We already share a free video course on a Bayesian treatment of planning and evaluating A/B tests (including a free Shiny application). Let’s now take a look at the should be simple task of simply building a summary statistic that includes a classic frequentist significance.
Continue reading Quick Significance Calculations for A/B Tests in R
vtreat is a powerful
R package for preparing messy real-world data for machine learning. We have further extended the package with a number of features including rquery/rqdatatable integration (allowing vtreat application at scale on Apache Spark or data.table!).
vtreat and can now effectively prepare data for multi-class classification or multinomial modeling.
Continue reading Modeling multi-category Outcomes With vtreat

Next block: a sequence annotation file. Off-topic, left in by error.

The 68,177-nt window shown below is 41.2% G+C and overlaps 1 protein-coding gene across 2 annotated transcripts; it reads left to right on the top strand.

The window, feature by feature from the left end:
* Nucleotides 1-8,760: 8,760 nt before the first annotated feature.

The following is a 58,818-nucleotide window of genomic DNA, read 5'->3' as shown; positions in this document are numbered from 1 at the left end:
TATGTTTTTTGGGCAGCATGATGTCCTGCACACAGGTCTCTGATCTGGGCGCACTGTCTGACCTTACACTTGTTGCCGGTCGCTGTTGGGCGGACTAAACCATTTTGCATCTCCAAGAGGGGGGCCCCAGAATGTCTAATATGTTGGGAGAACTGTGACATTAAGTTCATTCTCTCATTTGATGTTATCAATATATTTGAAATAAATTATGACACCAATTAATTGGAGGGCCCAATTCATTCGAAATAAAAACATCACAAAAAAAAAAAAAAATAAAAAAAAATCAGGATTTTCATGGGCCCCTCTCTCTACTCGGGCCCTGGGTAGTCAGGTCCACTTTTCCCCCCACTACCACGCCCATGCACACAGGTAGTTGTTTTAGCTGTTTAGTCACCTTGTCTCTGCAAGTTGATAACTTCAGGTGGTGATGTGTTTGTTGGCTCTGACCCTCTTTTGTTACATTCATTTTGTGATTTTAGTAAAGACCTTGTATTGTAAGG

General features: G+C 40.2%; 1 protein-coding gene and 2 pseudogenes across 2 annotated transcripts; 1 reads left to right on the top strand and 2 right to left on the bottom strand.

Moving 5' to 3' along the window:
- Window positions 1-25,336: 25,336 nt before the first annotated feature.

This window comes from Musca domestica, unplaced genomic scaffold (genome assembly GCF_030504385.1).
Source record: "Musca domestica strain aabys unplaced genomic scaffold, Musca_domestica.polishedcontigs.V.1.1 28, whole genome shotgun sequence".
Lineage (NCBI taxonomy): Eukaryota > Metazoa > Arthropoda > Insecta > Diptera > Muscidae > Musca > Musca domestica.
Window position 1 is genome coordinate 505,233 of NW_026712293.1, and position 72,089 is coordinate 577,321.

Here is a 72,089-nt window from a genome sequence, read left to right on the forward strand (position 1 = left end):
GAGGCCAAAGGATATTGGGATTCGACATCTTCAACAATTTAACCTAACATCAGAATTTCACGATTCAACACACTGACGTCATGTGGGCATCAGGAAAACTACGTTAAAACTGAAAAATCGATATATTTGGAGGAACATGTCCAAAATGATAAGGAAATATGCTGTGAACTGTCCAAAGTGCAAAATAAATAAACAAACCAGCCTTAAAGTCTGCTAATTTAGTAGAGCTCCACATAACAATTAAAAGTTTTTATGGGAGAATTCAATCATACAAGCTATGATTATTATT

It is no great secret: I like value oriented interfaces that preserve referential transparency. It is the side of the public debate I take in
"One of the most useful properties of expressions is that called by Quine referential transparency. In essence this means that if we wish to find the value of an expression which contains a sub-expression, the only thing we need to know about the sub-expression is its value."
Christopher Strachey, "Fundamental Concepts in Programming Languages", Higher-Order and Symbolic Computation, 13, 1149, 2000, Kluwer Academic Publishers (lecture notes written by Christopher Strachey for the International Summer School in Computer Programming at Copenhagen in August, 1967).
Please read on for discussion of a subtle bug shared by a few popular non-standard evaluation interfaces.
Continue reading A Subtle Flaw in Some Popular R NSE Interfaces